DOC’s Women in Science Making a Difference

Women In Science Day “The Department of Conservation is home to dozens of earth science experts and experienced, talented staff. From professional engineers, to geologists, botanists, environmental scientists, and more, DOC is proud many of our science-based positions are held by women.  I am proud of the contributions DOC’s women scientists are making toward helping California achieve…

New Oil & Gas Rules Focus on Environmental Protection, Safety

By: Department of Conservation Director David Bunn DOC continues to develop and adopt new regulations to ensure that public safety and the environment are protected during oil and gas production in California. In 2018, DOC’s Division of Oil, Gas, and Geothermal Resources (DOGGR) finalized stronger, more comprehensive regulations for both underground natural gas storage and…

New Year New Faces at DOC

A new year means new faces for our Faces of Conservation project. Faces of Conservation does just that. It puts a face to the work our staff do daily, often outside of the public eye. We are committed to employing top scientists, engineers, technicians, supervisors, and support staff and leveraging their talent to help balance…

DOC Team Receives Prestigious CAL FIRE Award for Work with Thomas Fire

Several of our staff were recently awarded by CAL FIRE for Superior Accomplishment for their emergency post-fire mapping efforts during the tragic Thomas fire and ensuing mudslide in Montecito last year. The Thomas fire started on December 4, 2017. It ignited on the south-facing hillslopes along State Route 150 above Santa Paula, and burned west…

Oil & Gas Engineers Double as Feline Heroes

Typically, being an oil and gas engineer means handling complex hydrocarbon and geothermal technology, crunching environmental data, using a high level of analytical skill. Sometimes, the job also includes handling fuzzy little kittens. On a usual weekday last month, Brian Tillquist , a field engineer for the oil, gas, and geothermal resources division (DOGGR), and…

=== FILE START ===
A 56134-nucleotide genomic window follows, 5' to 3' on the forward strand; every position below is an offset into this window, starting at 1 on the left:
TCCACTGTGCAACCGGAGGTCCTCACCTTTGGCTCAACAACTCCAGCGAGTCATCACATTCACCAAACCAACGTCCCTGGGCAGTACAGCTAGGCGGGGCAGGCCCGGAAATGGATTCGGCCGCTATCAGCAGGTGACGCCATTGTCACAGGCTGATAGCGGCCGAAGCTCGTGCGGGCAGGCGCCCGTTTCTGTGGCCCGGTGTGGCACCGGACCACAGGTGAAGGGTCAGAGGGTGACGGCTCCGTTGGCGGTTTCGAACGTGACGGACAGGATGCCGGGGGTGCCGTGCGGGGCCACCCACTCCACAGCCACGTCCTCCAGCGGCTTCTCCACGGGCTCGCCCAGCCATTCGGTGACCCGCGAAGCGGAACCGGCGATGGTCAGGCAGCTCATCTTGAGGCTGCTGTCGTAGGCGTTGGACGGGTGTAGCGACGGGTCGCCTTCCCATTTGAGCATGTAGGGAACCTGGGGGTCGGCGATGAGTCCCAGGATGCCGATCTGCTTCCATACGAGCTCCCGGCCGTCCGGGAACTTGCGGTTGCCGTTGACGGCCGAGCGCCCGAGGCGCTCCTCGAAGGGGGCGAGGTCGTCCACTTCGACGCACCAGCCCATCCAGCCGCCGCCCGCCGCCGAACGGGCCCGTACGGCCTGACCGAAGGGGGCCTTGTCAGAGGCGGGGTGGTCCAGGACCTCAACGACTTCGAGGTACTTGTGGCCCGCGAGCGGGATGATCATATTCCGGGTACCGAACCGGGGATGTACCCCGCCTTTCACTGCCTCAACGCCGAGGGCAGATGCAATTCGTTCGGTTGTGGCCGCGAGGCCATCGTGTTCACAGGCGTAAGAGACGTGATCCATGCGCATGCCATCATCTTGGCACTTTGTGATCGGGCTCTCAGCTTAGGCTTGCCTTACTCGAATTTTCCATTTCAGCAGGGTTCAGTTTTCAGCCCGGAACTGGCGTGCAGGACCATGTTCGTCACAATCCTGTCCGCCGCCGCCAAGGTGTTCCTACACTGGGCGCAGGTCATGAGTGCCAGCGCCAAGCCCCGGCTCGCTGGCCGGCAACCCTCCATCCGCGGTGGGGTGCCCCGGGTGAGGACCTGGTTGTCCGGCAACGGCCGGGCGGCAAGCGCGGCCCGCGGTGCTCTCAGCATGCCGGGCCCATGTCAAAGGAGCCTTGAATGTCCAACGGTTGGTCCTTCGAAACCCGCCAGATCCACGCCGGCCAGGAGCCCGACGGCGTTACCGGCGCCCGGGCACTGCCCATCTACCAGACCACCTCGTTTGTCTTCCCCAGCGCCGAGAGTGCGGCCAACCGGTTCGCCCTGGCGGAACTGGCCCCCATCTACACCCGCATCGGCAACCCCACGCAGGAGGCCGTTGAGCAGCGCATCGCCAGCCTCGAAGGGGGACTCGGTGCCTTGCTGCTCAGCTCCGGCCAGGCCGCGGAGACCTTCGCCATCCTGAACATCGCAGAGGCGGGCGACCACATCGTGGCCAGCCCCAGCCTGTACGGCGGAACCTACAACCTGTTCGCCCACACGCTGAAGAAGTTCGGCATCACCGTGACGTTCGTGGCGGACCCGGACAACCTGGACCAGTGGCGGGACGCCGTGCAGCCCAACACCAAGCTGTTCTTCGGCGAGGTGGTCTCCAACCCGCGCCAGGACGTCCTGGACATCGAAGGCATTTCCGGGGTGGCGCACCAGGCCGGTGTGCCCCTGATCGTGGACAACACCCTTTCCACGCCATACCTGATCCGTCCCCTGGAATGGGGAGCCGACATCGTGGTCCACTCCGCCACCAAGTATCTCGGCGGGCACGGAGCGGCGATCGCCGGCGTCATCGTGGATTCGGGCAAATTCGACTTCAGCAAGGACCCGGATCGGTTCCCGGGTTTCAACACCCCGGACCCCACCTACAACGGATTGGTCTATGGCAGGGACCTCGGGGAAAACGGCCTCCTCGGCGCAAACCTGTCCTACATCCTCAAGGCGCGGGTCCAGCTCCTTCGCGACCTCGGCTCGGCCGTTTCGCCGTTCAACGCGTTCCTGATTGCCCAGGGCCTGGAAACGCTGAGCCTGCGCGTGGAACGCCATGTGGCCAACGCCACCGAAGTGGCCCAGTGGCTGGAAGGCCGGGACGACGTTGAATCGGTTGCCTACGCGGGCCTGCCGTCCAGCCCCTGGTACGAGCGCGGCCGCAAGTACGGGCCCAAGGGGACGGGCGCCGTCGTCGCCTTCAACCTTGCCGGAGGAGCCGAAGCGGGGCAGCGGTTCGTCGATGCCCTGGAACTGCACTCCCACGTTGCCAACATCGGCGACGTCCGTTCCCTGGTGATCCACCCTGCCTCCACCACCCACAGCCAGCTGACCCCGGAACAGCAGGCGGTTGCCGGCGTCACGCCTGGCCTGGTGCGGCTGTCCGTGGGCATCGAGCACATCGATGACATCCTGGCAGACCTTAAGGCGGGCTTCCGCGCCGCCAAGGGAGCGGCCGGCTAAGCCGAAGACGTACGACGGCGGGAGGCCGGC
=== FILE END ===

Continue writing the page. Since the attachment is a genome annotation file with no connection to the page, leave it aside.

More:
Fire and Rain … and Debris Flows

Fire and Rain … and Debris Flows That’s what happened last January in Santa Barbara County. One of California’s largest wildfires, the Thomas Fire, was nearly 100 percent contained after five weeks. Two people died and more than 1,000 structures burned. Flames torched 281,893 acres. Then a band of thunderstorms arrived the morning of January…

It’s California Bat Week – October 24-31, 2018

It’s California Bat Week October 24-31, 2018. Bats are one of the most important animals in our environment. With more than 1,300 different species in the world, bats are diverse in both how they look and how they keep ecosystems balanced. While they might be creepy, bats are vital to a healthy environment. One bat…

The World’s Largest Earthquake Drill

Are You Ready to ShakeOut? With 318 million people living and working in the United States, a major earthquake could cause unprecedented devastation. What we do now, before a big earthquake, will determine how well we survive and recover. Great ShakeOut Earthquake Drills in October 2017 involved more than 56.2 million participants through broad-based outreach…